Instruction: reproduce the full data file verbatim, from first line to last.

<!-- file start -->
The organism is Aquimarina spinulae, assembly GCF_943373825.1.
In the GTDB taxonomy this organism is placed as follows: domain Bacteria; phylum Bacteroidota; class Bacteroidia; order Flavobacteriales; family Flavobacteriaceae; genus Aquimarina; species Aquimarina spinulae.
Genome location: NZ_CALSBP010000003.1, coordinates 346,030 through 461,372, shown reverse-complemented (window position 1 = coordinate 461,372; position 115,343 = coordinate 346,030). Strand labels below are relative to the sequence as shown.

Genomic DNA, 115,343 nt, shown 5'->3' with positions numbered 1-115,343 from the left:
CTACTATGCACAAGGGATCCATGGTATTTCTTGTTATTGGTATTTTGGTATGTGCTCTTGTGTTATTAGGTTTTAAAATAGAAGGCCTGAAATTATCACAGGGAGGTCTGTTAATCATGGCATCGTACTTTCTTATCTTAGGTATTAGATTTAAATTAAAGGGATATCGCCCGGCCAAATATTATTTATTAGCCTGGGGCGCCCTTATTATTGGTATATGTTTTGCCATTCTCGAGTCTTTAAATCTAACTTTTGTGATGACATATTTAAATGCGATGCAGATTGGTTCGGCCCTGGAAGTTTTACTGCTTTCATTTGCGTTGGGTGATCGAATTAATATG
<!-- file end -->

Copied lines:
The organism is Aquimarina spinulae, assembly GCF_943373825.1.
In the GTDB taxonomy this organism is placed as follows: domain Bacteria; phylum Bacteroidota; class Bacteroidia; order Flavobacteriales; family Flavobacteriaceae; genus Aquimarina; species Aquimarina spinulae.
Genome location: NZ_CALSBP010000003.1, coordinates 346,030 through 461,372, shown reverse-complemented (window position 1 = coordinate 461,372; position 115,343 = coordinate 346,030). Strand labels below are relative to the sequence as shown.

Genomic DNA, 115,343 nt, shown 5'->3' with positions numbered 1-115,343 from the left:
CTACTATGCACAAGGGATCCATGGTATTTCTTGTTATTGGTATTTTGGTATGTGCTCTTGTGTTATTAGGTTTTAAAATAGAAGGCCTGAAATTATCACAGGGAGGTCTGTTAATCATGGCATCGTACTTTCTTATCTTAGGTATTAGATTTAAATTAAAGGGATATCGCCCGGCCAAATATTATTTATTAGCCTGGGGCGCCCTTATTATTGGTATATGTTTTGCCATTCTCGAGTCTTTAAATCTAACTTTTGTGATGACATATTTAAATGCGATGCAGATTGGTTCGGCCCTGGAAGTTTTACTGCTTTCATTTGCGTTGGGTGATCGAATTAATATG